While I was a Product Manager at Google AI, I launched several AI-first features such as the first internal version of LaMDA platform, Smart Replies in Google Play, and the Gaze detection platform for UX Research use cases.
All of these technologies were very nascent and had more kinks than anyone could possibly imagine.
The system and technology misfired A LOT during the early stages and the trick was always to find the tiles that were safe and not step on the ones with landmines to determine the Go-to-Market for the product feature. We’d consider which features to work on now vs later, which set of users to target based on the value they’d get from the product, and more.
I left Google earlier this year to explore and build my AI-first company, and got curious about what the GTM for AI-first startups looks like. So, I did some preliminary research on three AI-first startups. Here’s a brief overview of their GTM:
1. Midjourney (image generation, started in 2021)
Midjourney is an independent research lab that’s self-funded. Midjourney did something very clever for their GTM. Instead of creating a web app (like Dalle), they launched a Discord server and gave early adopters access to the technology through that.
David Holz shared the following on why they launched the offering through Discord:
“We found very quickly that most people don’t know what they want. You say: “Here’s a machine you can imagine anything with — what do you want?”
And they go: “dog.”
And you go “really?”
And they go “pink dog.”
So you give them a picture of a dog, and they go “okay,” and then go do something else.
Whereas if you put them in a group, they’ll go “dog,” and someone else will go “space dog,” and someone else will go “Aztec space dog,” and then all of a sudden, people understand the possibilities, and you’re creating this augmented imagination — an environment where people can learn and play with this new capacity.”
Dalle played a big role in Midjourney’s initial success. While Dalle was raking headlines, it wasn’t available to all. Midjourney, with its comparatively sub-par offering, gave access to early adopters including me who were itching to try out the tech for themselves.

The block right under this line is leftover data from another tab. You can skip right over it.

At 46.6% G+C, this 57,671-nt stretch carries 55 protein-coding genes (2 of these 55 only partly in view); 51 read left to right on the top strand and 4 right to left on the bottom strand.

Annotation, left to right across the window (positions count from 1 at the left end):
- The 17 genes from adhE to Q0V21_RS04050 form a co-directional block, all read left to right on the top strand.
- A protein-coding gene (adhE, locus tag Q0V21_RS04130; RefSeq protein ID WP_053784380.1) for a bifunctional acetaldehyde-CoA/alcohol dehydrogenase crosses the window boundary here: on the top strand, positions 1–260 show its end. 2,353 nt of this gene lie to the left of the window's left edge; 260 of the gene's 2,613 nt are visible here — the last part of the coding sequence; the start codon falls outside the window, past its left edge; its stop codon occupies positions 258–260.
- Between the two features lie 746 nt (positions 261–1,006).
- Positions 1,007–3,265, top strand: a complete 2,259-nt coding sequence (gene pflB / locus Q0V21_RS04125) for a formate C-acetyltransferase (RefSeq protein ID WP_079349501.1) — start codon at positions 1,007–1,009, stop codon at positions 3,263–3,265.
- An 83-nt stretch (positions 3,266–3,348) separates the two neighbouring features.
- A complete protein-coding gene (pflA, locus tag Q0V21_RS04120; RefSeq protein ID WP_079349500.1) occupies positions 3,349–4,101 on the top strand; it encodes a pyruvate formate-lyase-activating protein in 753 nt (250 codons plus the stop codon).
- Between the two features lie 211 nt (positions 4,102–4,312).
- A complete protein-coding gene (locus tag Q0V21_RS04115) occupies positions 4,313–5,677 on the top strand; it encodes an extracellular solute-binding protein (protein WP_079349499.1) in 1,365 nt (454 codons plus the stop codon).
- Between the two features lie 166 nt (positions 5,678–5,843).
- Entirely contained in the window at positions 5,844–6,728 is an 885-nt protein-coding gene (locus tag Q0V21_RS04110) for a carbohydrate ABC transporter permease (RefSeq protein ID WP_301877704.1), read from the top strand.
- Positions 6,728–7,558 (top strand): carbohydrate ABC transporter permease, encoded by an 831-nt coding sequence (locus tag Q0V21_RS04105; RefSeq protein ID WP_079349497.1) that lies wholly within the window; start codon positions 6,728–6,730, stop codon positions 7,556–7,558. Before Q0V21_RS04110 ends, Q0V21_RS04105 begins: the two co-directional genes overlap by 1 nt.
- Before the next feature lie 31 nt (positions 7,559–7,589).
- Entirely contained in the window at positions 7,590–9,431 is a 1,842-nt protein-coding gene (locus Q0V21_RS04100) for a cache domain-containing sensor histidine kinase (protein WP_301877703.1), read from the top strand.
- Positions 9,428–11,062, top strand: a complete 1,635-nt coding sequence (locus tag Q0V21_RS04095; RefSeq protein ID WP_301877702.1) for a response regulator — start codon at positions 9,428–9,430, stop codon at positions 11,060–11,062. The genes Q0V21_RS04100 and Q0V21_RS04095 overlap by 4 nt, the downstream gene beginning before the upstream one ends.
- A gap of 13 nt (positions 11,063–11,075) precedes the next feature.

Given that the community had moderators on Discord (another advantage of the platform), they could control the stuff being generated and didn’t worry as much about sensitive content being generated as much as OpenAI did, and were able to open up the offering quickly.
Key Takeaways from Midjourney Go-to-Market:
There are creative ways for GTM beyond just launching a web or mobile app.
A community of early adopters can be powerful to help assess the possibilities of a significantly new offering.
Communities enable extremely fast feedback loops and Midjourney repeatedly polled people for features, likes, dislikes, events, and more.
2. Jasper AI (text generation, started in early 2021)
Jasper is amongst the top startups that popped up after the release of GPT-3.
The first version was called conversion.ai (which now redirects you to jasper.ai). Jasper’s founder and CEO ran a marketing agency for several years and then created marketing courses with $10K MRR. So they were well-versed in the space and what was needed.
Their ideal customer profile was pretty clear and because of their past agency business, they likely had relatively easy access to the marketing teams and other agencies. They also got testimonials from the initial users and that likely helped build credibility and word of mouth.
Learnings for Go-to-Market from Jasper:
Having a strong background in the area helps with problem-area understanding and domain knowledge as well as GTM with the initial set of customers (cliche but very true).
Get early users to write testimonials; build credibility and word-of-mouth publicity through that.
3. Synthesia (spokesperson video generation, 2016)
Synthesia started as a deep-tech project as well, where the founders tried to customize lip movement on an existing clip with the help of AI-based synthesis.
The initial version of the website boasted the technology and potential uses but didn’t target any specific segment. They did have a long-term vision because in 2017, lip movement synthesis was an extremely challenging problem, and to build a deep-tech company that would likely take one to three years was a solid forward-looking vision from the founders.
While they realized that movies, news, YouTube videos, etc would be eventual use cases, my opinion is they didn’t know what the ideal use cases should be at the start.
They found product-market fit in 2021 when they started focusing on corporate training videos and presentations, and then the offering blew up. They’ve since been focusing on competing with text-based presentations by offering companies a way to generate video presentations and training just from text.
Key Takeaways from Synthesia Go-to-Market
Finding an ideal use case and customer profile can be challenging for a tech-first startup.
Synthesia was a solution in search of a problem, which is an idea that YC scoffs at. So, it is possible to build startups in that bucket and have a successful Go-to-Market. On the flip side, this approach does take longer.
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